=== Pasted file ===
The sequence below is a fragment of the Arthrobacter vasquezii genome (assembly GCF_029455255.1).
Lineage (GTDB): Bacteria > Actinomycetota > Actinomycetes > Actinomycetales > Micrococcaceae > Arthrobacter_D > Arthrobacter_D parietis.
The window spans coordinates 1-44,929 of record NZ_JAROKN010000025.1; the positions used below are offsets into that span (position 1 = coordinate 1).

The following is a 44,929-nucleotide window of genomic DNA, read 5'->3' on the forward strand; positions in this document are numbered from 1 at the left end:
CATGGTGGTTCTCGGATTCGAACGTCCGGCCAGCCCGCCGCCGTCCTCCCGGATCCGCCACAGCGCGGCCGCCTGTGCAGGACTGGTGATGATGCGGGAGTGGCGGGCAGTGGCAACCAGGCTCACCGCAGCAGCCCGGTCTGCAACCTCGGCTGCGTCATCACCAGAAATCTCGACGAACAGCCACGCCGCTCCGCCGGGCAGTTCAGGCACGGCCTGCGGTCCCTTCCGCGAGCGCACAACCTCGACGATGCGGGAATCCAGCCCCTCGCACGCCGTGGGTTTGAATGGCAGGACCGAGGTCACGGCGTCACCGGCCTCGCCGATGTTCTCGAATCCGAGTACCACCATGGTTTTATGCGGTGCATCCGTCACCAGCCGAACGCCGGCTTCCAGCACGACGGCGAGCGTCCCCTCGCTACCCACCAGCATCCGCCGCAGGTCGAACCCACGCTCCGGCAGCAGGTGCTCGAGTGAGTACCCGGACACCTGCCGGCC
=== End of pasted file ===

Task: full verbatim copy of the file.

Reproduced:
The sequence below is a fragment of the Arthrobacter vasquezii genome (assembly GCF_029455255.1).
Lineage (GTDB): Bacteria > Actinomycetota > Actinomycetes > Actinomycetales > Micrococcaceae > Arthrobacter_D > Arthrobacter_D parietis.
The window spans coordinates 1-44,929 of record NZ_JAROKN010000025.1; the positions used below are offsets into that span (position 1 = coordinate 1).

The following is a 44,929-nucleotide window of genomic DNA, read 5'->3' on the forward strand; positions in this document are numbered from 1 at the left end:
CATGGTGGTTCTCGGATTCGAACGTCCGGCCAGCCCGCCGCCGTCCTCCCGGATCCGCCACAGCGCGGCCGCCTGTGCAGGACTGGTGATGATGCGGGAGTGGCGGGCAGTGGCAACCAGGCTCACCGCAGCAGCCCGGTCTGCAACCTCGGCTGCGTCATCACCAGAAATCTCGACGAACAGCCACGCCGCTCCGCCGGGCAGTTCAGGCACGGCCTGCGGTCCCTTCCGCGAGCGCACAACCTCGACGATGCGGGAATCCAGCCCCTCGCACGCCGTGGGTTTGAATGGCAGGACCGAGGTCACGGCGTCACCGGCCTCGCCGATGTTCTCGAATCCGAGTACCACCATGGTTTTATGCGGTGCATCCGTCACCAGCCGAACGCCGGCTTCCAGCACGACGGCGAGCGTCCCCTCGCTACCCACCAGCATCCGCCGCAGGTCGAACCCACGCTCCGGCAGCAGGTGCTCGAGTGAGTACCCGGACACCTGCCGGCC